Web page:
Bartoli beards the most legendary of castrati in his very own baroque den.
The first thing you notice are the asterisks all over the liner notes. They’re on every track bar the opener to denote world premiere recordings of these sometimes outrageously virtuosic Neapolitan arias for the famous castrati. David Hansen’s voice, too, is something of a modern world first.
On his debut solo album he soars across three octaves, so that listeners are left to marvel at his stamina and dexterity in the 13-minute tour de force Son Qual Nave (by Farinelli’s brother Riccardo Broschi) as he flips between octaves – showing off the equally impressive lows – and embellishes impossibly long passages leading to a thrilling da capo high D. Hansen’s interpretation is as close to Farinelli’s as possible, in the version the castrato annotated with his own ornaments. That D is Hansen’s fullest and richest high on the album; at other moments it can get cold up there – occasionally drifting a little sharp despite his care and precision – but it’s a remarkable feat you certainly won’t hear anywhere else.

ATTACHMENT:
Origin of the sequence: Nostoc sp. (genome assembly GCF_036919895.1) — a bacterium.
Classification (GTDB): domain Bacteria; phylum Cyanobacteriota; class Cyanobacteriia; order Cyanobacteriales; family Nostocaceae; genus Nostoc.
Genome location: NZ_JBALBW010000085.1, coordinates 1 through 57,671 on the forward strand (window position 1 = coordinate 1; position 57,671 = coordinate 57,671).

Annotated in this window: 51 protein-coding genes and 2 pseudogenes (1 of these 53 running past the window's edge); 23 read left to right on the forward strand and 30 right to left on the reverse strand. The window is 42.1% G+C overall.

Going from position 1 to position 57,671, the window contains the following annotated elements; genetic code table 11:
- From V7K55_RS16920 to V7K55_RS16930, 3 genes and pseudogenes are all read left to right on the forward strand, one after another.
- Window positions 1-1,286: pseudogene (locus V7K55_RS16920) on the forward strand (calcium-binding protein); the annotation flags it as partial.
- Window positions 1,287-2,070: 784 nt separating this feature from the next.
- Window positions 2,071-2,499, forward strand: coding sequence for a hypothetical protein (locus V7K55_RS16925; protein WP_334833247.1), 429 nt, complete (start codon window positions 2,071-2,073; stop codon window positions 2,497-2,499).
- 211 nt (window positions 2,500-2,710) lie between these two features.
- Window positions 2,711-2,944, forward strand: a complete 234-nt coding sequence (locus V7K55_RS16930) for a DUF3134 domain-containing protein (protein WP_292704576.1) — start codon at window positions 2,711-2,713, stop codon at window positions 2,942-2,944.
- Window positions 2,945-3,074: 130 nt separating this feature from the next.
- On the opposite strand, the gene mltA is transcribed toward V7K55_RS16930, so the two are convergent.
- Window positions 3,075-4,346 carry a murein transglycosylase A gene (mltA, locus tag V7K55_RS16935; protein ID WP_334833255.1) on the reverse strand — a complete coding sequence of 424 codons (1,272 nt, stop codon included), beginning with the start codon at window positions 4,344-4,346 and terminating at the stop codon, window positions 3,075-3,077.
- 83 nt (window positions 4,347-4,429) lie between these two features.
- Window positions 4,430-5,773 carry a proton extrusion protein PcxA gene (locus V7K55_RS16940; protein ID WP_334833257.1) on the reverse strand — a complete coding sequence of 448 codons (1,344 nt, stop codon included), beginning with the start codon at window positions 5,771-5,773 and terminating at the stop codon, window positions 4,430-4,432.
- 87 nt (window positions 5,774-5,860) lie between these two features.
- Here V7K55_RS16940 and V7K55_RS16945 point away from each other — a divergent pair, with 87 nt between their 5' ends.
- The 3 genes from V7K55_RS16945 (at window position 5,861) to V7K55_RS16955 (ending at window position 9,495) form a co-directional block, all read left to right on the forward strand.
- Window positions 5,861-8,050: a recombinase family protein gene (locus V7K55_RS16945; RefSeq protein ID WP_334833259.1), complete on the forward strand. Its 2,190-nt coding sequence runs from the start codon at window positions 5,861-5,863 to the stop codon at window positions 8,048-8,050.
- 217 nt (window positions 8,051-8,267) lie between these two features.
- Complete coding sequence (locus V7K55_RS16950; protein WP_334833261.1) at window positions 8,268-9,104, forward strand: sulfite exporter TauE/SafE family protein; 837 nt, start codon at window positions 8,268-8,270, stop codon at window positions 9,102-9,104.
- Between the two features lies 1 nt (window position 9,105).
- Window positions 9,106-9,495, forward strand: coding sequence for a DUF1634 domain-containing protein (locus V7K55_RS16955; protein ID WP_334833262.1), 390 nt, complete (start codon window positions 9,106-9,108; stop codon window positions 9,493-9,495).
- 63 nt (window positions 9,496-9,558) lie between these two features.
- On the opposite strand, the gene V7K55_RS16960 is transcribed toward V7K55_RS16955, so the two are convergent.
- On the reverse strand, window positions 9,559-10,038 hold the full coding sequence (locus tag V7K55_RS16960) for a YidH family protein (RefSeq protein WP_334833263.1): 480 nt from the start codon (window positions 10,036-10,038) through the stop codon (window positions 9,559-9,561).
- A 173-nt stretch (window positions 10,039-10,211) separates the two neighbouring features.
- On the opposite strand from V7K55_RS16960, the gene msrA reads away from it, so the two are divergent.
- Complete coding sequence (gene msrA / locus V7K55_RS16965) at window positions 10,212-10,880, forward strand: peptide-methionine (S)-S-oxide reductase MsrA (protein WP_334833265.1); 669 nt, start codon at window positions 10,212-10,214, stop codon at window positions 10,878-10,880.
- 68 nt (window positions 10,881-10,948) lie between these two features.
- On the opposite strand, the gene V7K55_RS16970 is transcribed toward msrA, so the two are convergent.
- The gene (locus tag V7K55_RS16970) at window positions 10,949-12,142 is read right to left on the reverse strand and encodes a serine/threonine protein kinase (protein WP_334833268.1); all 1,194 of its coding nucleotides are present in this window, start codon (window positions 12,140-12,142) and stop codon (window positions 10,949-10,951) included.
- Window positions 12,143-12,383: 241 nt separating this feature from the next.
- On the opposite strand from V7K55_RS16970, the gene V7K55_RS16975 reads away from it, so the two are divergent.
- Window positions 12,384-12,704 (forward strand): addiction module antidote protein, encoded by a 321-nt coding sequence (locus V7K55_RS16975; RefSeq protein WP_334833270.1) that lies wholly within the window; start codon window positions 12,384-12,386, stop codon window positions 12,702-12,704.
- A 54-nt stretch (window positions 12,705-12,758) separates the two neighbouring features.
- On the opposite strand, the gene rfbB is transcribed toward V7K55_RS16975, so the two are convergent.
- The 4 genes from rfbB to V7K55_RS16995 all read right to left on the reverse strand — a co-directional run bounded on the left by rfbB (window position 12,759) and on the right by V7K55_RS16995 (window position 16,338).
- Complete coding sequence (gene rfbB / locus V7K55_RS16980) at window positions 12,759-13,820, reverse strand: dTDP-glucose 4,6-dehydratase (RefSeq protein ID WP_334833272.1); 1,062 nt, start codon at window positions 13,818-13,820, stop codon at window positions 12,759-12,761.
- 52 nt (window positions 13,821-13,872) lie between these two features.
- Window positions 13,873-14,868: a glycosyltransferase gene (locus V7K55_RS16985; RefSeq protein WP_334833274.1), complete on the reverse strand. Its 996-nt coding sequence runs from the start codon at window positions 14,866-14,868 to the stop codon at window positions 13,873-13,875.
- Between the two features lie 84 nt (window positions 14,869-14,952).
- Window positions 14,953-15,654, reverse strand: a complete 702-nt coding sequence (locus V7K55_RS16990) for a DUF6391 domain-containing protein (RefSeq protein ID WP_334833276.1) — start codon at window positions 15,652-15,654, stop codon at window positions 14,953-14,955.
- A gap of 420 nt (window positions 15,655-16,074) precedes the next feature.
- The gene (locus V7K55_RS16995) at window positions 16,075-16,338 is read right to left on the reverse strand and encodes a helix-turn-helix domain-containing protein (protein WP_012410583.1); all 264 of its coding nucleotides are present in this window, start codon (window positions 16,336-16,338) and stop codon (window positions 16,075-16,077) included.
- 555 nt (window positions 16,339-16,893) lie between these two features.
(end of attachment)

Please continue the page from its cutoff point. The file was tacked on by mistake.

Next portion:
It was perhaps inevitable that the refined playing of the orchestra Academia Montias Regalis would be outshone by the soloist, but in Leo’s Freme Orgogliosa L’Onda (with one of those climaxes you hope will end on the high octave – and actually does!) they match him with strong, detailed unison strings and vibrant horns. In Bononcini’s Cara Sposa (ever bit as pretty as Handel’s) the voice is in luscious range, more velvet than silk, adorned with a luminous violin obliggato.
Therein lies my only complaint of both soloist and De Marchi’s orchestra: they seem afraid to make anything less than a beautiful sound, handling the music delicately as if with kid gloves. It’s a shame in the presence of such a unique voice, in which anything could be possible if only Hansen didn’t hold back.